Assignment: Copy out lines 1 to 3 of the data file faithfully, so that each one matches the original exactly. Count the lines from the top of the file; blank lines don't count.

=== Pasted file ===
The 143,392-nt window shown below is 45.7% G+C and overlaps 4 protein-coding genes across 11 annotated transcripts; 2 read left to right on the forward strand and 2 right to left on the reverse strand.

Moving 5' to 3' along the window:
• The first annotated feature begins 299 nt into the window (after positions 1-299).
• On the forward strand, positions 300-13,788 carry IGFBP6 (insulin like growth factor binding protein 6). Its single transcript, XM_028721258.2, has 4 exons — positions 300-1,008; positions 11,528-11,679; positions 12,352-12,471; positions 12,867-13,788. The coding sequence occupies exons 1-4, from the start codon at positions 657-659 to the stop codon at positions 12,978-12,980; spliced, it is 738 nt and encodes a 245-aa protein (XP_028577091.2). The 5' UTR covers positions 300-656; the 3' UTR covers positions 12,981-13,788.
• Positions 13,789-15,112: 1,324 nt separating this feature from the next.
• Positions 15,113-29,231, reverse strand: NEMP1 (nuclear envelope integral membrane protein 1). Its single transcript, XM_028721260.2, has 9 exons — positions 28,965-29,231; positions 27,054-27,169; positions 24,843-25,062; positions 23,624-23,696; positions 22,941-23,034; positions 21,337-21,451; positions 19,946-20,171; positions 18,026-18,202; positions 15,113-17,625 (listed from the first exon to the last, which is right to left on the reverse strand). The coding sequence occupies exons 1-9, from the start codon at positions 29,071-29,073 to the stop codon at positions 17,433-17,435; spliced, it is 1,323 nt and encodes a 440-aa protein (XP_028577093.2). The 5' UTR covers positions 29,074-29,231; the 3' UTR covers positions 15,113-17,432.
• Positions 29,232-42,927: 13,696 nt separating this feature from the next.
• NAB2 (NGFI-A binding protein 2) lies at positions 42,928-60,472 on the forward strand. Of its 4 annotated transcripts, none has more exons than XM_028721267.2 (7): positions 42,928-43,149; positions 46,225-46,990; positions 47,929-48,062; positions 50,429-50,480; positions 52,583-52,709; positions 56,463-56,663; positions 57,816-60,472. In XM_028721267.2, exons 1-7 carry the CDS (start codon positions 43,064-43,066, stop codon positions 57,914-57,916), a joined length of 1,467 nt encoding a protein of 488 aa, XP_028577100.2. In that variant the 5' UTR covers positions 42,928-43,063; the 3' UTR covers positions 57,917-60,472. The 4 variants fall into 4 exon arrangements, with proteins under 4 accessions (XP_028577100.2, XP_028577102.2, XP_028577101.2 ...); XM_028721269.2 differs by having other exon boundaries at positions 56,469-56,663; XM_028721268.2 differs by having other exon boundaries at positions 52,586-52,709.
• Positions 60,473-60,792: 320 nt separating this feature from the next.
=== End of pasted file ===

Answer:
The 143,392-nt window shown below is 45.7% G+C and overlaps 4 protein-coding genes across 11 annotated transcripts; 2 read left to right on the forward strand and 2 right to left on the reverse strand.

Moving 5' to 3' along the window:
• The first annotated feature begins 299 nt into the window (after positions 1-299).